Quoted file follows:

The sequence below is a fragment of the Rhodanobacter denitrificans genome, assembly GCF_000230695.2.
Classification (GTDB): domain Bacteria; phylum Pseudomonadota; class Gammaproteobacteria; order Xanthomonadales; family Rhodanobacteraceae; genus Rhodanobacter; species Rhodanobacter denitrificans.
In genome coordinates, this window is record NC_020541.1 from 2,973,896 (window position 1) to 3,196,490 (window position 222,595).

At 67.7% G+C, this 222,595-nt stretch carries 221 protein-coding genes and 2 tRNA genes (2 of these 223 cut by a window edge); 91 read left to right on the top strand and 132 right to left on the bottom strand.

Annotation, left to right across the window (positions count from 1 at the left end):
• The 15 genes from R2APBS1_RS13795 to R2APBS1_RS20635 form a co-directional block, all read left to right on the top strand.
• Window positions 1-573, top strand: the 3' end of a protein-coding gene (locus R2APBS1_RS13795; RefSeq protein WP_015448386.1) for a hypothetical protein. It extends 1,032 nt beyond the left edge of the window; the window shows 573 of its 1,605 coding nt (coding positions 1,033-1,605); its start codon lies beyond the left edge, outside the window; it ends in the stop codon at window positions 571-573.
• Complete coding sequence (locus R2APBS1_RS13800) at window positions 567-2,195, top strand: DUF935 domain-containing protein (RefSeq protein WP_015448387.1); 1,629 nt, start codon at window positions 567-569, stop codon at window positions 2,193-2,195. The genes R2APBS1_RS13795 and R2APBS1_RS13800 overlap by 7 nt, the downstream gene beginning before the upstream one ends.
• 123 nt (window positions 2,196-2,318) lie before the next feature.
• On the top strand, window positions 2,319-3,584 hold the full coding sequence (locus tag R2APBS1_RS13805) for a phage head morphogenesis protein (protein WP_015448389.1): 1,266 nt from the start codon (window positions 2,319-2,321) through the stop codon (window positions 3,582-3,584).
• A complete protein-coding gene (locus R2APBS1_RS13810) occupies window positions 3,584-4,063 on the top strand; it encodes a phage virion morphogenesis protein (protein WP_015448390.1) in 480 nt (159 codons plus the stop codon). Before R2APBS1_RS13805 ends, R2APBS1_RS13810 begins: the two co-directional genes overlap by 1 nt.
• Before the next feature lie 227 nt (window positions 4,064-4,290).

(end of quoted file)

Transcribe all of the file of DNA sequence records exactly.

The sequence below is a fragment of the Rhodanobacter denitrificans genome, assembly GCF_000230695.2.
Classification (GTDB): domain Bacteria; phylum Pseudomonadota; class Gammaproteobacteria; order Xanthomonadales; family Rhodanobacteraceae; genus Rhodanobacter; species Rhodanobacter denitrificans.
In genome coordinates, this window is record NC_020541.1 from 2,973,896 (window position 1) to 3,196,490 (window position 222,595).

At 67.7% G+C, this 222,595-nt stretch carries 221 protein-coding genes and 2 tRNA genes (2 of these 223 cut by a window edge); 91 read left to right on the top strand and 132 right to left on the bottom strand.

Annotation, left to right across the window (positions count from 1 at the left end):
• The 15 genes from R2APBS1_RS13795 to R2APBS1_RS20635 form a co-directional block, all read left to right on the top strand.
• Window positions 1-573, top strand: the 3' end of a protein-coding gene (locus R2APBS1_RS13795; RefSeq protein WP_015448386.1) for a hypothetical protein. It extends 1,032 nt beyond the left edge of the window; the window shows 573 of its 1,605 coding nt (coding positions 1,033-1,605); its start codon lies beyond the left edge, outside the window; it ends in the stop codon at window positions 571-573.
• Complete coding sequence (locus R2APBS1_RS13800) at window positions 567-2,195, top strand: DUF935 domain-containing protein (RefSeq protein WP_015448387.1); 1,629 nt, start codon at window positions 567-569, stop codon at window positions 2,193-2,195. The genes R2APBS1_RS13795 and R2APBS1_RS13800 overlap by 7 nt, the downstream gene beginning before the upstream one ends.
• 123 nt (window positions 2,196-2,318) lie before the next feature.
• On the top strand, window positions 2,319-3,584 hold the full coding sequence (locus tag R2APBS1_RS13805) for a phage head morphogenesis protein (protein WP_015448389.1): 1,266 nt from the start codon (window positions 2,319-2,321) through the stop codon (window positions 3,582-3,584).
• A complete protein-coding gene (locus R2APBS1_RS13810) occupies window positions 3,584-4,063 on the top strand; it encodes a phage virion morphogenesis protein (protein WP_015448390.1) in 480 nt (159 codons plus the stop codon). Before R2APBS1_RS13805 ends, R2APBS1_RS13810 begins: the two co-directional genes overlap by 1 nt.
• Before the next feature lie 227 nt (window positions 4,064-4,290).